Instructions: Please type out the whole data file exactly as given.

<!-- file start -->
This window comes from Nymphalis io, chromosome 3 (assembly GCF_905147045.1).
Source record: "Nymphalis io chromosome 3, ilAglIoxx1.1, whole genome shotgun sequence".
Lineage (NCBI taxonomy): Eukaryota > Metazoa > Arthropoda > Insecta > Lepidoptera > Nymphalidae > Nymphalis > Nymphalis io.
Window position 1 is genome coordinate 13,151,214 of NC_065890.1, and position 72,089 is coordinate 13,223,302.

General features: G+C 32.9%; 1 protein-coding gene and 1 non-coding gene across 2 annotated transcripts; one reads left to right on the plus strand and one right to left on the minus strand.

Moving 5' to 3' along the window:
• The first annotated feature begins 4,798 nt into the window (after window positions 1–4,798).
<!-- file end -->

This window comes from Nymphalis io, chromosome 3 (assembly GCF_905147045.1).
Source record: "Nymphalis io chromosome 3, ilAglIoxx1.1, whole genome shotgun sequence".
Lineage (NCBI taxonomy): Eukaryota > Metazoa > Arthropoda > Insecta > Lepidoptera > Nymphalidae > Nymphalis > Nymphalis io.
Window position 1 is genome coordinate 13,151,214 of NC_065890.1, and position 72,089 is coordinate 13,223,302.

General features: G+C 32.9%; 1 protein-coding gene and 1 non-coding gene across 2 annotated transcripts; one reads left to right on the plus strand and one right to left on the minus strand.

Moving 5' to 3' along the window:
• The first annotated feature begins 4,798 nt into the window (after window positions 1–4,798).